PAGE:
Introduction to morality & ethics
Changes in morality from biblical times to today
Conflicting moral beliefs: comparing biblical times to
There are a surprising number of events which are considered moral in
the Bible, but profoundly immoral by today's religious and secular
A convincing case can be made that all of the major moral advances in the past two centuries have been accomplished by first abandoning specific biblical moral standards. These include the abolition of slavery, allowing women to vote, allowing women to enter professions including the clergy, expanding the definition of rape to include husband-wife forcible intercourse, etc.
There is no consensus at this time whether other, more recent, deviations from biblical standards will be regarded as a moral advance in the future. These include the decriminalizing same-sex sexual behavior, extending protections to persons of all sexual orientations, allowing same-sex marriage, etc.
A few are listed below:
Biblical event or activity
Moral in biblical times
murder of innocent civilians.
There are many instances in the bible where God ordered genocides. One is Joshua 6:21: "And they
utterly destroyed all that was in the city, both man and woman, young and old, and ox, and sheep, and ass,
with the edge of the sword."
Genocide in the Land of
Heshbon is described in Deuteronomy 2:26-35 "...we took
all his cities at that time, and utterly destroyed the men, and the
women, and the little ones, of every city, we left none to remain."
As described in the previous table: The systematic destruction of a race, religion or
ethnic group is now considered by most civilized nations as the most serious possible crime. It is the ultimate
violation of the Universal Declaration of Human Rights. 1,2 The
U.S. has passed the anti-genocidal Proxmire Act. Canada went further by overcoming objections from some religious groups and passing a law criminalizing just the advocacy of genocide. Other countries have similar legislation
in place. The International Court of Justice now enforces laws which forbid genocide and punish those responsible.
purchase, ownership, exploitation and selling of another human being
as a piece of property.
Human slavery existed before the time of Abraham. The Bible justified it (Genesis 9:25-27).
Slave owners could beat their slaves to death, as long as they died a slow death (Exodus 21:20-21). Many biblical passages regulated slavery. No biblical passage condemns slavery.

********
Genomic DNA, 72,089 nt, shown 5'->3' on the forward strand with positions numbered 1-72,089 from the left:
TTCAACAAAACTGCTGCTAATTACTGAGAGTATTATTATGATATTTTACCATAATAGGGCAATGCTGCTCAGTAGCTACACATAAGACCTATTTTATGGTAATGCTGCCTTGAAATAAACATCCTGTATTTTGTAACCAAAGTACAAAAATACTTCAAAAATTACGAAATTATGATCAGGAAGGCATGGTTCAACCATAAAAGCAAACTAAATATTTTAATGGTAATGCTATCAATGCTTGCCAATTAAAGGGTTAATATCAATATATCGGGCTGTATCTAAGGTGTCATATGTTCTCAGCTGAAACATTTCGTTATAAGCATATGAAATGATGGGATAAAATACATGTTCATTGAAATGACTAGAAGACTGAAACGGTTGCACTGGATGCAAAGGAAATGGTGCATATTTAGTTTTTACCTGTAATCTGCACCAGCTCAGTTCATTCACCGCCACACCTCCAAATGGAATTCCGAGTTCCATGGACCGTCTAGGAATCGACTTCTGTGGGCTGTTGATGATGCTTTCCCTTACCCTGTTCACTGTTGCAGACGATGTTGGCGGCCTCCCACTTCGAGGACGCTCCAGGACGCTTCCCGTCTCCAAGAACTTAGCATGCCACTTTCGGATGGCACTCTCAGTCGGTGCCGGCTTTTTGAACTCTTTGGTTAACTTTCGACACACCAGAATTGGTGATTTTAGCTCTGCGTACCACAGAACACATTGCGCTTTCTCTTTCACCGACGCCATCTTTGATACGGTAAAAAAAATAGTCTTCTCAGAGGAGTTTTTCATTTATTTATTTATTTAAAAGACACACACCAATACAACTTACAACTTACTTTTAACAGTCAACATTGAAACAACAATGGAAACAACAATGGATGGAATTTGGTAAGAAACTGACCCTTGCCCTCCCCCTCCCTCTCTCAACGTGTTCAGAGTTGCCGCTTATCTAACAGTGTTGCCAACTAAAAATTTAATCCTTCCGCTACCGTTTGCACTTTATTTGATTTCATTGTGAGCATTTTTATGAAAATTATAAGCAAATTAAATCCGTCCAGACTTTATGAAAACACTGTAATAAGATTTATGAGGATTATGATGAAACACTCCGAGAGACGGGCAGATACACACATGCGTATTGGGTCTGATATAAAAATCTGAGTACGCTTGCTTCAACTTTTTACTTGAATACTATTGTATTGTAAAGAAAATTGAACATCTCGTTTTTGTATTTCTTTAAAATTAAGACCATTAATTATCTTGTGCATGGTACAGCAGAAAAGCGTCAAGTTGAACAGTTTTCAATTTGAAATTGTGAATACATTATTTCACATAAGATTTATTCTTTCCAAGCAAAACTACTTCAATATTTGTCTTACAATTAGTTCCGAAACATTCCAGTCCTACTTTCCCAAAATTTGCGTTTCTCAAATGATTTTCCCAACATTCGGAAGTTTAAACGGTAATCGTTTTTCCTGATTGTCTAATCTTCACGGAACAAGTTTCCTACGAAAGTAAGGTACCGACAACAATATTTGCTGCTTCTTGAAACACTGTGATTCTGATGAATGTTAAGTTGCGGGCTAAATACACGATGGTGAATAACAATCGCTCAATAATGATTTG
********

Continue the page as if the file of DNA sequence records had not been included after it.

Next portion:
Slavery is considered profoundly immoral today by almost all countries today. Sudan is
an exception. Slavery is forbidden by United Nations conventions, and by the
constitutions of the U.S., Canada and other countries.
In spite of these laws, near slavery exists, even in North America.
When a married man died childless, his
widow was required to engage in a levirate marriage: she had
to engage in sexual intercourse with her brother-in-law until they
produced a son who would carry on the name of the deceased.
In most countries, people are allowed to
choose whom they will marry. The concept of forced sex or forced
marriage is considered profoundly immoral.
There are many passages in the Bible which
demonstrate religious intolerance, including the murder of non-believers entering
the temple, and of men entering into inter-faith marriages. One of the
worst incidences is described in 1 Kings 18:17-40 when Elijah
challenged 450 priests to a contest. The latter worshiped another God.
Elijah won; the other priests were executed.
Murder, mass murder, and genocide of
people because of their religion has been widespread in recent years, as seen in
Northern Ireland, Bosnia, Kosovo, Macedonia, Crete, Sudan, Middle
East, Sri Lanka, Pakistan, Philippines, etc. But in other areas of the
world, individuals enjoy freedom of religion. Murdering or
discriminating against a person on the basis of their religion is
considered immoral by current standards in the latter countries.
Torturing civilian prisoners of war
In 2 Samuel 12:26-31, there is a description of an attack by the army of the Israelites against the Ammonites. The city of
Rabbah fell. The citizens of the city were then tortured in various ways - perhaps to death.
International agreements and conventions now exist to regulate the conduct of warfare.
These attempt to guarantee the safety and freedom from abuse of civilians involved in a war.
Related essays on this web site:
- The English text of the Universal Declaration of Human Rights is at: http://www.un.org/
- The UDHR text is available in other languages at: http://www.unhchr.ch/
Copyright © 2001 to 2010 by Ontario Consultants on Religious
Originally written: 2001-SEP-9
Latest update: 2010-OCT-03
Author: B.A. Robinson